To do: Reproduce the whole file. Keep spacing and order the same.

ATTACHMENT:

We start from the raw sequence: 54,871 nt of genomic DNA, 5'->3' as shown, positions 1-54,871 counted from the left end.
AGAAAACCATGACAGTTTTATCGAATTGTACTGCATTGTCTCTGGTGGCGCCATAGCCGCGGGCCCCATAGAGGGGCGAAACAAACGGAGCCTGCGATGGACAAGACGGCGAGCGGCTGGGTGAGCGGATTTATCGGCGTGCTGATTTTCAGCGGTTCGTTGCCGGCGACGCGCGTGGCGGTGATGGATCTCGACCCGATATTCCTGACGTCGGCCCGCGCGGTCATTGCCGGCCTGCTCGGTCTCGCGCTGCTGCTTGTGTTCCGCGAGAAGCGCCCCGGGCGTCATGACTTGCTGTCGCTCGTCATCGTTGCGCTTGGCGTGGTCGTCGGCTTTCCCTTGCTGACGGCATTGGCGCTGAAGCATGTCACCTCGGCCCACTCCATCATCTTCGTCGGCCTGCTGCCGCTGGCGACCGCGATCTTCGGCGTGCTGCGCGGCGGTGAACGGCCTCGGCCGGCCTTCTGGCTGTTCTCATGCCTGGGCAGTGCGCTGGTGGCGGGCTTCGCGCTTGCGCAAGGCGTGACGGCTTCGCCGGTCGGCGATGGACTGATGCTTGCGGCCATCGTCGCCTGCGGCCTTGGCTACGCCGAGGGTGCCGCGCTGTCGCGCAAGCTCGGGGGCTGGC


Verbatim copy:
We start from the raw sequence: 54,871 nt of genomic DNA, 5'->3' as shown, positions 1-54,871 counted from the left end.
AGAAAACCATGACAGTTTTATCGAATTGTACTGCATTGTCTCTGGTGGCGCCATAGCCGCGGGCCCCATAGAGGGGCGAAACAAACGGAGCCTGCGATGGACAAGACGGCGAGCGGCTGGGTGAGCGGATTTATCGGCGTGCTGATTTTCAGCGGTTCGTTGCCGGCGACGCGCGTGGCGGTGATGGATCTCGACCCGATATTCCTGACGTCGGCCCGCGCGGTCATTGCCGGCCTGCTCGGTCTCGCGCTGCTGCTTGTGTTCCGCGAGAAGCGCCCCGGGCGTCATGACTTGCTGTCGCTCGTCATCGTTGCGCTTGGCGTGGTCGTCGGCTTTCCCTTGCTGACGGCATTGGCGCTGAAGCATGTCACCTCGGCCCACTCCATCATCTTCGTCGGCCTGCTGCCGCTGGCGACCGCGATCTTCGGCGTGCTGCGCGGCGGTGAACGGCCTCGGCCGGCCTTCTGGCTGTTCTCATGCCTGGGCAGTGCGCTGGTGGCGGGCTTCGCGCTTGCGCAAGGCGTGACGGCTTCGCCGGTCGGCGATGGACTGATGCTTGCGGCCATCGTCGCCTGCGGCCTTGGCTACGCCGAGGGTGCCGCGCTGTCGCGCAAGCTCGGGGGCTGGC